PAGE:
Canadians’ No. 1 priority for 2023 is repaying their debt (18 per cent), which slightly beats keeping up with their bills (17 per cent) and growing their investments (14 per cent), according to Canadian Imperial Bank of Commerce’s annual financial priorities poll.
Their secondary financial goals include saving as much as possible (25 per cent), avoiding more debt (24 per cent), saving for a vacation (21 per cent) and reducing discretionary spending (18 per cent).
“The current economic environment has, understandably, prompted Canadians to re-assess their financial priorities for 2023,” Carissa Lucreziano, CIBC’s vice-president of financial and investment advice, said in a press release. “When things feel uncertain, it’s important for people to focus on what is in their sphere of control.”
The poll also showed our financial confidence weakened last year, with 55 per cent saying they need to get a better handle on their money this year. Their top concerns include inflation (65 per cent), rising interest rates (30 per cent) and recessionary fears (24 per cent).
A quarter of Canadians indicated that they took on more debt in 2022, with the top reasons being increased cost of living (47 per cent), day-to-day expenses beyond monthly income (34 per cent), unexpected financial emergencies (16 per cent), the higher cost of borrowing (16 per cent) and home repairs (14 per cent).
The poll also found that 73 per cent of Canadians are worried about the possibility of a recession this year. More than two-thirds of respondents said the uncertainty of the current economic environment has made it difficult to plan. A possible recession has also added an extra level of uncertainty among working Canadians, with 40 per cent of those who are currently employed being concerned about their job security.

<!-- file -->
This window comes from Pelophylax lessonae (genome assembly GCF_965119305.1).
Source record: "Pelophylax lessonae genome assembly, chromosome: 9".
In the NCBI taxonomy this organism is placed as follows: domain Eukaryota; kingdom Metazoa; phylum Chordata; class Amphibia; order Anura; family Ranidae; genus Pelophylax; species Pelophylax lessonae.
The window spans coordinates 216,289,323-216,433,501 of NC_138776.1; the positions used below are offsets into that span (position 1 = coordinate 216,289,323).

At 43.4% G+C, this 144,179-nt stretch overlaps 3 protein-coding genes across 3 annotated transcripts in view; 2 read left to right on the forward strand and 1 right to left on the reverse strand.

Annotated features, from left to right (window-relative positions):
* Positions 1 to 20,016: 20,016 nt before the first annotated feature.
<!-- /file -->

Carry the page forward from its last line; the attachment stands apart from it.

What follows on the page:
Canada was more than $500 billion poorer in the third quarter of last year and most economists are expecting the country to enter a recession in the first half of this year. But not all Canadians are stressed by the current environment, as 62 per cent feel financially prepared for the unexpected and 59 per cent believe their financial situation is secure enough to withstand a recession.
CIBC also said 80 per cent of Canadians did not have a goal-planning discussion with their financial adviser last year, which could be part of their financial problem, Lucreziano said.
“A financial professional can help Canadians plan for the unexpected and feel confident when faced with challenges in the year ahead,” she said. “Whether you’re on track to meet your financial goals in 2023 or you’re worried about what the future may hold, we recommend seeking the guidance of a financial expert who can help implement a plan to help you achieve your ambitions this year.”
The poll interviewed 1,523 Canadian adults.